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  • Bering Land Bridge National Preserve

    Who Uses the Land?

    An aerial view of the village of Elim shows how many communities in Alaska utilize the land and water resources in everyday life.

    How is the local environment used throughout history and today?

    Type:
    Lesson Plan
    Grade level:
    Middle School: Sixth Grade through Eighth Grade
    Subjects:
    Social Studies
  • Bering Land Bridge National Preserve

    There's No Place Like Home

    Crab on the rocks

    At the end of the lesson, students will be able to explain 3 ways to take care of our homes and be good stewards of our planet, compare 2 different zones of the ocean, and list and describe 2 marine organisms that live in a cold water climate and 2 marine organisms that live in a warm water climate.

    Type:
    Lesson Plan
    Grade level:
    Lower Elementary: Pre-Kindergarten through Second Grade
    Subjects:
    Science
  • Bering Land Bridge National Preserve

    Views of Climate Change in Alaska, the Arctic, and Beyond

    Fuzzy red and orange willow blossoms stick out from a green willow plant

    Climate change is occurring globally, however some of the effects are more noticeable in certain regions of the world, like Alaska and the Arctic.  Everyone can have an impact in slowing the effects of climate change. 

    Type:
    Lesson Plan
    Grade level:
    Sixth Grade-Twelfth Grade
    Subjects:
    Climate, Climate Change, Conservation, Earth Science, Environment, Geography, Landscapes, Oceans
  • Bering Land Bridge National Preserve

    There's No Place Like Home

    A crab on a rocky beach

    Homes can be in warm or cold climates, on land or in the ocean, but they all have share certain features and requirements to help us survive and live well.  Let’s take good care of our homes,always!

    Type:
    Lesson Plan
    Grade level:
    First Grade-Second Grade
    Subjects:
    Environment, Marine Biology, Oceanography, Oceans
  • Bering Land Bridge National Preserve

    Erosion: Washing Away the Earth

    Tors at Serpentine Hot Springs are shaped by the forces of erosion

    Erosion can be a major issue.  It is caused by a number of factors, both manmade and natural.  The effects of erosion are very evident on Arctic coastal villages that are experiencing storm surges and no longer have the added protection of longer lasting sea ice. Research indicates that both the storm surges and lost of sea ice are the result of climate change.

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    Type:
    Lesson Plan
  • Bering Land Bridge National Preserve

    Climate Quest! 

    Hikers take in the views on the Alaskan tundra

    Climate Quest is a fun-filled journey around the world!  It will give the class a chance to visit and see some amazing things,.and to get a glimpse of how the world is changing.  The goal during the quest will be to gather clues to see what is going on out there, why things are changing and what we might be able to do to help!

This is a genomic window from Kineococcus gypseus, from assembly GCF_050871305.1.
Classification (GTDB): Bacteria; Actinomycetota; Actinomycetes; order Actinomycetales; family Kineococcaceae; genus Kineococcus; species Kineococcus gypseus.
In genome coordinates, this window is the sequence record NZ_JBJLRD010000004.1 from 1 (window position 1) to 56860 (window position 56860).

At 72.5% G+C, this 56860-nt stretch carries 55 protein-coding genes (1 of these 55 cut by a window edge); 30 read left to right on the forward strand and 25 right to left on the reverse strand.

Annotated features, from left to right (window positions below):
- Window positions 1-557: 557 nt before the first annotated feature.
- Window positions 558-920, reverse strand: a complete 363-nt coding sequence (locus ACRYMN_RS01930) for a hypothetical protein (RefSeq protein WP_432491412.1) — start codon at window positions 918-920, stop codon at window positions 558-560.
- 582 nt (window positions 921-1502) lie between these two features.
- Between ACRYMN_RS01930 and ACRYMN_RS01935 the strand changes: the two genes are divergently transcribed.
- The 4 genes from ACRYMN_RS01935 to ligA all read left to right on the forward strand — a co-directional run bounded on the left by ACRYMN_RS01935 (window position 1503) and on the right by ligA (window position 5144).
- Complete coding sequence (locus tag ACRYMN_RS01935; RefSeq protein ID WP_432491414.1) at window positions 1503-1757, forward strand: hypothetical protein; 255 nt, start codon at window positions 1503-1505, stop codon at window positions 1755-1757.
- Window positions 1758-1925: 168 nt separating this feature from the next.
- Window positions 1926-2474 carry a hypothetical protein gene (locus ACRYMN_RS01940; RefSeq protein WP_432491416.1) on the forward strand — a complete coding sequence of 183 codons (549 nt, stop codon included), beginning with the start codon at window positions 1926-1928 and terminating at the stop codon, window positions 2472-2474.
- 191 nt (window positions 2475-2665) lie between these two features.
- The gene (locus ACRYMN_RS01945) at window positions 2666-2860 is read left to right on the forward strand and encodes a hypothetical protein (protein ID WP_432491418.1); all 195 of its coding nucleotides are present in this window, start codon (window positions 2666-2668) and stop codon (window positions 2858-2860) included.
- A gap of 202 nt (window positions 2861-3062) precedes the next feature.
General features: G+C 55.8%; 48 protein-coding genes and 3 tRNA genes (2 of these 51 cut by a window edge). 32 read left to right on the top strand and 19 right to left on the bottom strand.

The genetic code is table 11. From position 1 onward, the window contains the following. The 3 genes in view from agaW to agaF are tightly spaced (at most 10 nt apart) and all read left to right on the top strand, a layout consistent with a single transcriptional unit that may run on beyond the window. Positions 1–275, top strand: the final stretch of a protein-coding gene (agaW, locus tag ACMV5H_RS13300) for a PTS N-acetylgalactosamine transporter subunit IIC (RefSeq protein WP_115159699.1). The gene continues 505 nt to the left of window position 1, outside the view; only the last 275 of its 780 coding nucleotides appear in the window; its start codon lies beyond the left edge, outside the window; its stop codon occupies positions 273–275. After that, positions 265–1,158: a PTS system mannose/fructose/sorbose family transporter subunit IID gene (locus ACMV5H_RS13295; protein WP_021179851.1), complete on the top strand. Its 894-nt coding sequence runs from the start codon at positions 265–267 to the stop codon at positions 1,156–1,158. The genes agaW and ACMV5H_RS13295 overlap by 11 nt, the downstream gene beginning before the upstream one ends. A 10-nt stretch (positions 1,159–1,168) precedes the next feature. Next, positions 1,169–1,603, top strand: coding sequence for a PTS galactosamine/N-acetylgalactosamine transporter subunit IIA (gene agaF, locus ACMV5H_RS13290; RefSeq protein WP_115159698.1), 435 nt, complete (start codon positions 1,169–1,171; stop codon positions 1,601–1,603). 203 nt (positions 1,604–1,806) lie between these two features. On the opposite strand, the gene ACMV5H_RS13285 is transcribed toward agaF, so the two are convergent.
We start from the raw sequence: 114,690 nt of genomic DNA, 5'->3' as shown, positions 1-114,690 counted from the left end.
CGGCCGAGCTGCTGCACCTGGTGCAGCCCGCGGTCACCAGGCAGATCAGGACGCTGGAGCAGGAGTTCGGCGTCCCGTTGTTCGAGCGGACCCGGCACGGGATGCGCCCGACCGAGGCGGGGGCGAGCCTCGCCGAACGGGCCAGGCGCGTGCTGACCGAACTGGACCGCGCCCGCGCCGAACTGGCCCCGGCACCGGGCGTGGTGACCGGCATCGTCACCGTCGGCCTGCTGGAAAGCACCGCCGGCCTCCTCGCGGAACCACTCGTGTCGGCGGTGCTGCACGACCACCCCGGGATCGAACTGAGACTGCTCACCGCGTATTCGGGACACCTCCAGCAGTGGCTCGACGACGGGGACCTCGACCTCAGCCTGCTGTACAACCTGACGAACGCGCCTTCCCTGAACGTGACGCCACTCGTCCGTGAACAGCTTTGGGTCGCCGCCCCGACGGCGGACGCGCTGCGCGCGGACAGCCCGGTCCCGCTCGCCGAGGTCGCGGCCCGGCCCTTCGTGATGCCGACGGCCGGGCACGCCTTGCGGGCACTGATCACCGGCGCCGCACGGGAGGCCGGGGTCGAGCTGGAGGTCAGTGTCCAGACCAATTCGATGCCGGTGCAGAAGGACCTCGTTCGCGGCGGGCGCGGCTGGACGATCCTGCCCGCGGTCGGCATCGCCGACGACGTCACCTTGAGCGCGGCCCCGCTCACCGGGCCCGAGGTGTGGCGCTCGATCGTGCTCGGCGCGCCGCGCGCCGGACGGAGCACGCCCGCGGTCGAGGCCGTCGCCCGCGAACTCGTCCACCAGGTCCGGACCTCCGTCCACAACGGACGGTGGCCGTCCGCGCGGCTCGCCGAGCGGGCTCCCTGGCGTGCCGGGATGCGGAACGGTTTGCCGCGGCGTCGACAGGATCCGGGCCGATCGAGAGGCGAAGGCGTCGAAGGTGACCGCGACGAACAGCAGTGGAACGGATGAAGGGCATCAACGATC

Type:
    Lesson Plan
    Grade level:
    Third Grade-Fifth Grade
    Subjects:
    Climate, Climate Change, Conservation, Earth Science, Environment
  • Bering Land Bridge National Preserve

    Things are Heating Up

    Seasonal sea ice breaks up in the spring

    Energy is transferred through three different methods: convection, conduction and radiation.  These three methods impact the earth’s temperature and also how weather patterns affect us.

    Type:
    Lesson Plan
    Grade level:
    Sixth Grade-Seventh Grade
    Subjects:
    Climate, Climate Change, Conservation, Earth Science, Ecology, Environment, Geography, Hydrology, Landscapes, Meteorology, Physical Science, Science and Technology
    Keywords:
    climate change, climate, energy
  • Bering Land Bridge National Preserve

    Inupiaq Sea Ice Language

    Patchy sea ice and clouds in vivid blue colors as seen from an airplane

    Bering Land Bridge National Preserve protects an expanse of land remaining from the prehistoric “land bridge,” also known as Beringia, which spanned from modern-day Asia to North America over 12,000 years ago. The bridge was up to 1,000 miles wide, and was a land mass that allowed for the exchange of human, flora, and fauna populations between continents. In this unit, students explore Beringiathe movement of living things, geology and special places inside the Bering Land Bridge Preserve.

    Type:
    Lesson Plan
    Grade level:
    Ninth Grade-College Undergraduate Level
    Subjects:
    American Indian History and Culture, Anthropology, Community, Conservation, Family Life, Linguistics, Regional Studies, Social Studies
    Keywords:
    arctic, Seward Peninsula, language and culture, Inupiat, eskimo, Eskimo language, ice, sea ice, linguistics, snow, Anthropology, indigenous terms, language extinction, endangered language, language documentation, Inupiaq
  • Five different park maps showing various NPS units with four closed and one open.

    This is a classroom based, free teacher led program. National Park Legacy Voyagers is designed for ninth through twelfth grade students so they can go on an exploration of National Park Sites and learn about National Parks. Lesson plans include reading, writing, community service, presenting activities. Activities focus on cultural and natural resources and reasons for national parks. Activities feature budgeting and planning activity.

    Type:
    Lesson Plan
    Grade level:
    Ninth Grade-Twelfth Grade
    Subjects:
    Biology: Animals, Biology: Plants, Earth Science, Geology, History, Oceans
    Keywords:
    National Parks, legacy, cultural resources, natural resources, heritage, climate change, careers, Wildland-Urban Interface